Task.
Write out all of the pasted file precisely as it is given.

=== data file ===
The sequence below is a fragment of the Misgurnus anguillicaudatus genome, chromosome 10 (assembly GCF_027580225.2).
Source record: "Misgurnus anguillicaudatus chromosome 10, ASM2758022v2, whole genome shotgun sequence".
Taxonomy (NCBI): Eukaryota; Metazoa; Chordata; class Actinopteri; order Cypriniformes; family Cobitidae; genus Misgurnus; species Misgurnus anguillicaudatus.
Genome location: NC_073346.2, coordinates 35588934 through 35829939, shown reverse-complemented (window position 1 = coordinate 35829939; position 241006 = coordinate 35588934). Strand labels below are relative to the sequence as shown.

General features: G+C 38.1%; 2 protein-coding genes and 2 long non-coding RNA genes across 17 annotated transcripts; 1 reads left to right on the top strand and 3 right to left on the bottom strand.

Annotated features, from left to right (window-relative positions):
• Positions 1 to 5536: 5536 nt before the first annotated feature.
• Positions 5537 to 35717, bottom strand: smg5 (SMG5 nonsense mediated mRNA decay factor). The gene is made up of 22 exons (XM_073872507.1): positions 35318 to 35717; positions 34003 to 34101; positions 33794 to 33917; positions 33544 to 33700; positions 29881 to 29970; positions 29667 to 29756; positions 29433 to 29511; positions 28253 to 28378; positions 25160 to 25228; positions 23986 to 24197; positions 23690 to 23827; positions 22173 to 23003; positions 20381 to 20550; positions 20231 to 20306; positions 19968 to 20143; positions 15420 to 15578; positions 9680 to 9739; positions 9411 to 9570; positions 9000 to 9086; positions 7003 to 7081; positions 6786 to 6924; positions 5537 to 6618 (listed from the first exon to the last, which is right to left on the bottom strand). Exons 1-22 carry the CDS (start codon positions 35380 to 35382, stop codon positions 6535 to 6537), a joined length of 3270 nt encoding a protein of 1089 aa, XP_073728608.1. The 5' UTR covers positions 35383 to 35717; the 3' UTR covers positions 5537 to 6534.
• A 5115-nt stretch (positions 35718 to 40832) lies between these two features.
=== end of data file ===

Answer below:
The sequence below is a fragment of the Misgurnus anguillicaudatus genome, chromosome 10 (assembly GCF_027580225.2).
Source record: "Misgurnus anguillicaudatus chromosome 10, ASM2758022v2, whole genome shotgun sequence".
Taxonomy (NCBI): Eukaryota; Metazoa; Chordata; class Actinopteri; order Cypriniformes; family Cobitidae; genus Misgurnus; species Misgurnus anguillicaudatus.
Genome location: NC_073346.2, coordinates 35588934 through 35829939, shown reverse-complemented (window position 1 = coordinate 35829939; position 241006 = coordinate 35588934). Strand labels below are relative to the sequence as shown.

General features: G+C 38.1%; 2 protein-coding genes and 2 long non-coding RNA genes across 17 annotated transcripts; 1 reads left to right on the top strand and 3 right to left on the bottom strand.

Annotated features, from left to right (window-relative positions):
• Positions 1 to 5536: 5536 nt before the first annotated feature.
• Positions 5537 to 35717, bottom strand: smg5 (SMG5 nonsense mediated mRNA decay factor). The gene is made up of 22 exons (XM_073872507.1): positions 35318 to 35717; positions 34003 to 34101; positions 33794 to 33917; positions 33544 to 33700; positions 29881 to 29970; positions 29667 to 29756; positions 29433 to 29511; positions 28253 to 28378; positions 25160 to 25228; positions 23986 to 24197; positions 23690 to 23827; positions 22173 to 23003; positions 20381 to 20550; positions 20231 to 20306; positions 19968 to 20143; positions 15420 to 15578; positions 9680 to 9739; positions 9411 to 9570; positions 9000 to 9086; positions 7003 to 7081; positions 6786 to 6924; positions 5537 to 6618 (listed from the first exon to the last, which is right to left on the bottom strand). Exons 1-22 carry the CDS (start codon positions 35380 to 35382, stop codon positions 6535 to 6537), a joined length of 3270 nt encoding a protein of 1089 aa, XP_073728608.1. The 5' UTR covers positions 35383 to 35717; the 3' UTR covers positions 5537 to 6534.
• A 5115-nt stretch (positions 35718 to 40832) lies between these two features.